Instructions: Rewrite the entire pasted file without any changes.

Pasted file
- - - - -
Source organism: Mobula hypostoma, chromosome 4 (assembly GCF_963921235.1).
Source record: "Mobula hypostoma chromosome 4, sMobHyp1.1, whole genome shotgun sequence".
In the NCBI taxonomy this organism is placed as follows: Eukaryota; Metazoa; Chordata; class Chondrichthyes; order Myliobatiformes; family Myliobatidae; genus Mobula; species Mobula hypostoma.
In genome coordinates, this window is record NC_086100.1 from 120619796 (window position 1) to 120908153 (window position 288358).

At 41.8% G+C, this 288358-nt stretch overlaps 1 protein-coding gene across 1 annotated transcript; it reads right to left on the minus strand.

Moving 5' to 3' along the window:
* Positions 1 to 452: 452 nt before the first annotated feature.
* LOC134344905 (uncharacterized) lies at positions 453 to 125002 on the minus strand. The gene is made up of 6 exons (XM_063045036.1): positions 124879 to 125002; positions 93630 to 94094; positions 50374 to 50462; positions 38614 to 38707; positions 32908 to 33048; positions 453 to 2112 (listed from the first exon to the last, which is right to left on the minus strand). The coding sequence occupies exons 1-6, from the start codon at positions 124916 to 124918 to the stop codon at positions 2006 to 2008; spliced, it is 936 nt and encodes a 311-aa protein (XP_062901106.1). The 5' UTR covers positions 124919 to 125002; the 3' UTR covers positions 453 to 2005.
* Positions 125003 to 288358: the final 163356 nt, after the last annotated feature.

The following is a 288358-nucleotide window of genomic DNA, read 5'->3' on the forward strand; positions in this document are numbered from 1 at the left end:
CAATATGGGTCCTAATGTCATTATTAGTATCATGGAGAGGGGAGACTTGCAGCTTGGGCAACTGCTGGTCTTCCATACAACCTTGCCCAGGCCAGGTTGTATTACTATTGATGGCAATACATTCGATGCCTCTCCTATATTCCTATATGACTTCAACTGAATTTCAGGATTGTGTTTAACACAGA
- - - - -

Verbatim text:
Source organism: Mobula hypostoma, chromosome 4 (assembly GCF_963921235.1).
Source record: "Mobula hypostoma chromosome 4, sMobHyp1.1, whole genome shotgun sequence".
In the NCBI taxonomy this organism is placed as follows: Eukaryota; Metazoa; Chordata; class Chondrichthyes; order Myliobatiformes; family Myliobatidae; genus Mobula; species Mobula hypostoma.
In genome coordinates, this window is record NC_086100.1 from 120619796 (window position 1) to 120908153 (window position 288358).

At 41.8% G+C, this 288358-nt stretch overlaps 1 protein-coding gene across 1 annotated transcript; it reads right to left on the minus strand.

Moving 5' to 3' along the window:
* Positions 1 to 452: 452 nt before the first annotated feature.
* LOC134344905 (uncharacterized) lies at positions 453 to 125002 on the minus strand. The gene is made up of 6 exons (XM_063045036.1): positions 124879 to 125002; positions 93630 to 94094; positions 50374 to 50462; positions 38614 to 38707; positions 32908 to 33048; positions 453 to 2112 (listed from the first exon to the last, which is right to left on the minus strand). The coding sequence occupies exons 1-6, from the start codon at positions 124916 to 124918 to the stop codon at positions 2006 to 2008; spliced, it is 936 nt and encodes a 311-aa protein (XP_062901106.1). The 5' UTR covers positions 124919 to 125002; the 3' UTR covers positions 453 to 2005.
* Positions 125003 to 288358: the final 163356 nt, after the last annotated feature.

The following is a 288358-nucleotide window of genomic DNA, read 5'->3' on the forward strand; positions in this document are numbered from 1 at the left end:
CAATATGGGTCCTAATGTCATTATTAGTATCATGGAGAGGGGAGACTTGCAGCTTGGGCAACTGCTGGTCTTCCATACAACCTTGCCCAGGCCAGGTTGTATTACTATTGATGGCAATACATTCGATGCCTCTCCTATATTCCTATATGACTTCAACTGAATTTCAGGATTGTGTTTAACACAGA